James Vevers, Grangewood’s Heritage Director talks about English Heritage’s Blue Plaque buildings scheme and some of his favourites.
London’s famous blue plaques place notorious figures directly into our present day lives and are a source of great fascination to me. Now run by English Heritage, the London scheme is thought to be the oldest of its kind in the world, and celebrates its 150th anniversary this year.
Explore the streets of Britain’s towns and cities and it won’t be long before you see an inscribed circular blue plaque on the wall of a building. Across the capital over 900 plaques, on all sorts of buildings, honour the notable men and women who have lived or worked in them.
But the plaques are as much about the buildings in which people lived and worked as about the subjects being commemorated – the intrinsic aim of English Heritage blue plaques is to celebrate the relationship between people and place. For this reason, it only erects a plaque if there is a surviving building closely associated with the person in question.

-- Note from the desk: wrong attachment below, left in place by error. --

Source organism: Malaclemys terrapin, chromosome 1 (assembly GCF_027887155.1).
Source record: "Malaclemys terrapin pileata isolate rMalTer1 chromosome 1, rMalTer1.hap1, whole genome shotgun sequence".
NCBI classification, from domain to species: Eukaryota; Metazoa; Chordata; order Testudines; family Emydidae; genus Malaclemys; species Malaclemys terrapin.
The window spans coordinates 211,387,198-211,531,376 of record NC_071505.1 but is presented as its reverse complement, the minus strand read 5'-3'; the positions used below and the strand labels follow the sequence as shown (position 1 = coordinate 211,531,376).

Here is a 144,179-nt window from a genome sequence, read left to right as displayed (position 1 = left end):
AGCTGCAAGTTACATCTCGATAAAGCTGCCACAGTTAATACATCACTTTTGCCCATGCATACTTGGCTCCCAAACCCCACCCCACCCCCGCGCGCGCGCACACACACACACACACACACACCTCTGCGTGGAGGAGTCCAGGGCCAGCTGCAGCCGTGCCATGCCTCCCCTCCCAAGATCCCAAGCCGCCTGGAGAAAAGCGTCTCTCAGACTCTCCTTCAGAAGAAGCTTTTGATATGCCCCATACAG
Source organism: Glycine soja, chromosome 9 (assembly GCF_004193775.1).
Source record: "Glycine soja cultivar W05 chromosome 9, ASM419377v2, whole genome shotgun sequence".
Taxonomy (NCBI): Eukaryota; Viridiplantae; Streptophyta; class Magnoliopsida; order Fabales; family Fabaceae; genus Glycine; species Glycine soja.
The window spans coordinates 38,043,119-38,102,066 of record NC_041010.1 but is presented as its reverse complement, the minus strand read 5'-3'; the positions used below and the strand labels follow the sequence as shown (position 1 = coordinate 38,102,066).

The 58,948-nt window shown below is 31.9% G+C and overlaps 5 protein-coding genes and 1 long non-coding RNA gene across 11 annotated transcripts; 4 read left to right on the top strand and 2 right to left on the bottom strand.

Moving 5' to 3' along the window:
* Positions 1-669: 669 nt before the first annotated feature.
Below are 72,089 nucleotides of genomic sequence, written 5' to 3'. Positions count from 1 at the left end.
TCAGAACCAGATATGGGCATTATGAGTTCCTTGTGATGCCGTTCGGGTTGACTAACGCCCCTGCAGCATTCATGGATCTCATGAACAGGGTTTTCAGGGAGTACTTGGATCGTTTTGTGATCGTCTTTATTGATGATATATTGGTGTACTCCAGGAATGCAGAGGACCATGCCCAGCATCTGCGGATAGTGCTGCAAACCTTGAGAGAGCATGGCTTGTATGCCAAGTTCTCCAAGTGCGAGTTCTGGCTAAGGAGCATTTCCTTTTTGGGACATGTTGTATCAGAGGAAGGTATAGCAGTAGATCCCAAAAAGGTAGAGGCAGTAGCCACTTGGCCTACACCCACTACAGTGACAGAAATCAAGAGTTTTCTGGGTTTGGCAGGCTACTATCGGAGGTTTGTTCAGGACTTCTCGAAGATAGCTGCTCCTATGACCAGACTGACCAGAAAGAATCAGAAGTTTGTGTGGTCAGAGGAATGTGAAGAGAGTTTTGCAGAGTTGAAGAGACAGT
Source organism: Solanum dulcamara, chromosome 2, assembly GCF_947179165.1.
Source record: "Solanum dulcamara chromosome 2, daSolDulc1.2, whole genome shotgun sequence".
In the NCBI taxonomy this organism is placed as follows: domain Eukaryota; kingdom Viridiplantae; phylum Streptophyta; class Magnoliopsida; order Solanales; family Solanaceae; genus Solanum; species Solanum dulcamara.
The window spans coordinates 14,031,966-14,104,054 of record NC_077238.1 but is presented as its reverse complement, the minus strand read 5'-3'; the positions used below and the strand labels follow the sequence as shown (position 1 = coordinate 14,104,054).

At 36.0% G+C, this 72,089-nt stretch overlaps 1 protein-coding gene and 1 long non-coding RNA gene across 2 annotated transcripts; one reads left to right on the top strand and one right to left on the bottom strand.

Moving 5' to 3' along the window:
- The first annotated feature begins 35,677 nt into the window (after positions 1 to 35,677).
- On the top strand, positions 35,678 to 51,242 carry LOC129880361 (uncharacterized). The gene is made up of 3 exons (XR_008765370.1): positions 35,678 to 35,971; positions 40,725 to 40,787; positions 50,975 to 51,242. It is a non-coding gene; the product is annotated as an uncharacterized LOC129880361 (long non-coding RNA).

The stories that go with these buildings are incredibly interesting and paint a vivid picture of the lives of their famous occupiers. As our Heritage Buildings celebration gets underway I thought I’d take a look at some of the blue plaque buildings within the communities we’re a part of.
Very close to our office and many of our sites is 22 Ebury street, a converted former Baptist Church. Between 1934 and 1945 007 creator, Ian Fleming, lived here in the heart of Belgravia. This would be his home whilst working during the war for Naval Intelligence. Bond aficionado’s will know that Drax, the villain in Moonraker, lived in Ebury St.
In Bloomsbury, close to the British Museum, a plaque attests to John Nash designing and living in the building, this relatively unassuming terrace only provides hints of the ability of the man that has had one of the most significant impacts on Heritage London architecture. The story behind his time here is perhaps a snapshot of a low time in his life but for me this just makes him more current and relevant.
In Lyall Street there is a blue plaque to Thomas Cubitt, described as a master builder. Cubitt, originally a carpenter, developed large chunks of Belgravia and was commissioned by Grosvenor to design and construct many of the buildings we’ve restored and represented over the years. A lovely pub in Elizabeth Street is named after him and you may occasionally find one of the Grangewood team here relaxing after a busy day at work!
Next time you’re walking through the streets of London, take the time to look at the buildings and find out a little bit about the colourful and full lives that were lived within their walls. If you close your eyes you can easily imagine the sounds and sights that made London so vibrant then and continues to do so today.